The lesson here is: You can’t get blood from a stone, or much more money from a concert industry that has other options, especially when you’re a market like Columbus or Hartford that big-name acts can just skip if they aren’t feeling the profits. Though if you’re a concert promoter, you totally can try to get a state to cut your taxes to boost your profits by threatening to blacklist them. And if it seems like letting sports teams and promoters play states off against each other in a bidding war to the bottom is bad public policy, yeah, maybe Congress should have listened to David Minge.

5 comments on “Columbus arena hurt by lack of ticket tax, Hartford arena hurt by presence of one?

  1. A question for Neil (or anyone else who would know)…is the Mohegan Sun arena subject to that tax, or does the federal government’s authority over the reservation supersede it?

  2. Just so I understand this correctly…

    1. We use public money to build arenas/fairgrounds/concert venues to promote economic development as well as a secondary benefit of ‘quality of life’ for residents.

    2. We do this because asking the attendees to any of these events to pay the full amortized cost of their attendance would make the venue/event non viable.

    3. We run such budget deficits because we spend so much on non-essential infrastructure that we must impose ticket taxes on the venues our tax dollars build for wants rather than needs. (This would seem to run contrary to the argument that venues are economic engines that produce wealth for the region that builds them)

    4. These ticket taxes are blamed for reducing attendance and discouraging event promoters from staging some events… leaving the very buildings we taxed the general public to pay for empty or underused.

    5. Due to the shortfalls in revenues (and thus taxes) generated from these non essential building projects, many communities are now cutting back on funding for actual needs like police, fire fighting, schools and hospitals in order to repay construction financing obligations and operating costs for facilities that were supposed to generate not only enough to repay their own costs but also a positive cashflow for the municipality.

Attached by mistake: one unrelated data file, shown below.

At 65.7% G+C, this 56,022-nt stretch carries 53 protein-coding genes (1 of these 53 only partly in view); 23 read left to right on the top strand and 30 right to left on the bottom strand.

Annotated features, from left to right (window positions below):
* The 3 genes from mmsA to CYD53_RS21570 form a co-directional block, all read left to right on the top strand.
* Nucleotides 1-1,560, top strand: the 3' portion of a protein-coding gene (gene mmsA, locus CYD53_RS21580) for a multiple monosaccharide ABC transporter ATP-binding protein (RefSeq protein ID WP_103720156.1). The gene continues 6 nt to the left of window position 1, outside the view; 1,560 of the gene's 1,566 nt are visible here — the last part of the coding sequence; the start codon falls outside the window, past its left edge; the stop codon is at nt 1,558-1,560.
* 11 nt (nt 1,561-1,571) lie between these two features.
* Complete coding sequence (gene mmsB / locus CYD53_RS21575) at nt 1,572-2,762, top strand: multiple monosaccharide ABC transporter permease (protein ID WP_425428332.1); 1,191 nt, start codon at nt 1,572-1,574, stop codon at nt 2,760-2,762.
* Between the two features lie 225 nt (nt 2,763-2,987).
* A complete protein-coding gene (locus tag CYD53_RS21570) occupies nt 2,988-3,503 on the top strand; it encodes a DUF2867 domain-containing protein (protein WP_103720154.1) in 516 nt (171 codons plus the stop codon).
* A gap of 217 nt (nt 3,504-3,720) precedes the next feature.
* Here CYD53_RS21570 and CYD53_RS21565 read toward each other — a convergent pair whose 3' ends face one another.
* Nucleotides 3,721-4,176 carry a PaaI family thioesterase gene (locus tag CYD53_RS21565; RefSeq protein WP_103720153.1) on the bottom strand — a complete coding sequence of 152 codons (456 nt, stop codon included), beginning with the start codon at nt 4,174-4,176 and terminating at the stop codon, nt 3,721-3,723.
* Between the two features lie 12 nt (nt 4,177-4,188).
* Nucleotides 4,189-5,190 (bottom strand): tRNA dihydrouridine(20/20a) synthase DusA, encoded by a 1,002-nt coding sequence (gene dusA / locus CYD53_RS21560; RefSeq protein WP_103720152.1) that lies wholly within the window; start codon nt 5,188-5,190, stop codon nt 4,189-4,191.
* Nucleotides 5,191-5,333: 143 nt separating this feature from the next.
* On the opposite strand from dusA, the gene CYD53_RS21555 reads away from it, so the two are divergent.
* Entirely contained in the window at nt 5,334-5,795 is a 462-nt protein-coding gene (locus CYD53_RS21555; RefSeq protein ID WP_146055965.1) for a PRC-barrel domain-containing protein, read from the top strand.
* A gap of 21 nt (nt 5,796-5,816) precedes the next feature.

To quote from Bridges over the River Kwai…… “Madness! Madness!”

  3. So a ticket tax is both the cause of and solution to all of a venue’s financial problems? I’ll drink to that.

  4. Are most ticket taxes a standard per ticket rate, or does anyone do a graduated ticket tax. Say 5% on cheap seats and 35% on the more expensive seats? Maybe the state could get a piece of the aftermarket sales.

  5. Sometimes a certain amount of ticket taxes is authorized but not even the full amount is actually enacted. I haven’t investigated if this has changed in Seattle since they were exploring how to get money to “Save the Sonics” but a 10% admissions tax sounds a lot better to me than fighting over the hotel-motel portion of it (as discussed in your piece on Friday).

    Qwest Field Admissions Tax

    Up to 10% tax on admissions to Qwest Field.

    Currently the rate is 3.1% and is used to pay for Qwest Field Bonds. When the bonds are paid off (2021) the rate will increase to 10% and will be used for Qwest Field Mainenance.

    Safeco Field Admissions Tax

    5% admissions tax at Safeco field (another 5% admissions tax is authorized but is not used)

    The tax is used to pay Safeco Field Bonds. Revenues above bond repayment may be used for unanticipated capital costs. This is an ongoing tax.